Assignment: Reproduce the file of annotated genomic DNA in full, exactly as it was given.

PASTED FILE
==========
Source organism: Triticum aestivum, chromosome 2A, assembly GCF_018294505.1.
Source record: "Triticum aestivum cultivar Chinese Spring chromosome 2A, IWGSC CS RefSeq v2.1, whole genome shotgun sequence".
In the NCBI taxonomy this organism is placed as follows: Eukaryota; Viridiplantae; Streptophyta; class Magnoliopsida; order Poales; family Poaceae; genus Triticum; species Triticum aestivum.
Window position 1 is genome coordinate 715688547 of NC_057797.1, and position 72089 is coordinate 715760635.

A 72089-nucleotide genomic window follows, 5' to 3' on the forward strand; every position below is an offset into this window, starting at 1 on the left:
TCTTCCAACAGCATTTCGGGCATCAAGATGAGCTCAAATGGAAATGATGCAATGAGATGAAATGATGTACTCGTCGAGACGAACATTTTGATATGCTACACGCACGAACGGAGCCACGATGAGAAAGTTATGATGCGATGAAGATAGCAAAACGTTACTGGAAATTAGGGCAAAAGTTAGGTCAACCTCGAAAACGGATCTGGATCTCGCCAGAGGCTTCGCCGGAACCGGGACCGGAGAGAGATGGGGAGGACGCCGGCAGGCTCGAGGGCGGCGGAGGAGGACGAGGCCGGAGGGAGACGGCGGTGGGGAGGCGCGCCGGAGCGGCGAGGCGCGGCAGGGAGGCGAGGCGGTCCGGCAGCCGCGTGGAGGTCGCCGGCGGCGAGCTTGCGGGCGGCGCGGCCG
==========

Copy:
Source organism: Triticum aestivum, chromosome 2A, assembly GCF_018294505.1.
Source record: "Triticum aestivum cultivar Chinese Spring chromosome 2A, IWGSC CS RefSeq v2.1, whole genome shotgun sequence".
In the NCBI taxonomy this organism is placed as follows: Eukaryota; Viridiplantae; Streptophyta; class Magnoliopsida; order Poales; family Poaceae; genus Triticum; species Triticum aestivum.
Window position 1 is genome coordinate 715688547 of NC_057797.1, and position 72089 is coordinate 715760635.

A 72089-nucleotide genomic window follows, 5' to 3' on the forward strand; every position below is an offset into this window, starting at 1 on the left:
TCTTCCAACAGCATTTCGGGCATCAAGATGAGCTCAAATGGAAATGATGCAATGAGATGAAATGATGTACTCGTCGAGACGAACATTTTGATATGCTACACGCACGAACGGAGCCACGATGAGAAAGTTATGATGCGATGAAGATAGCAAAACGTTACTGGAAATTAGGGCAAAAGTTAGGTCAACCTCGAAAACGGATCTGGATCTCGCCAGAGGCTTCGCCGGAACCGGGACCGGAGAGAGATGGGGAGGACGCCGGCAGGCTCGAGGGCGGCGGAGGAGGACGAGGCCGGAGGGAGACGGCGGTGGGGAGGCGCGCCGGAGCGGCGAGGCGCGGCAGGGAGGCGAGGCGGTCCGGCAGCCGCGTGGAGGTCGCCGGCGGCGAGCTTGCGGGCGGCGCGGCCG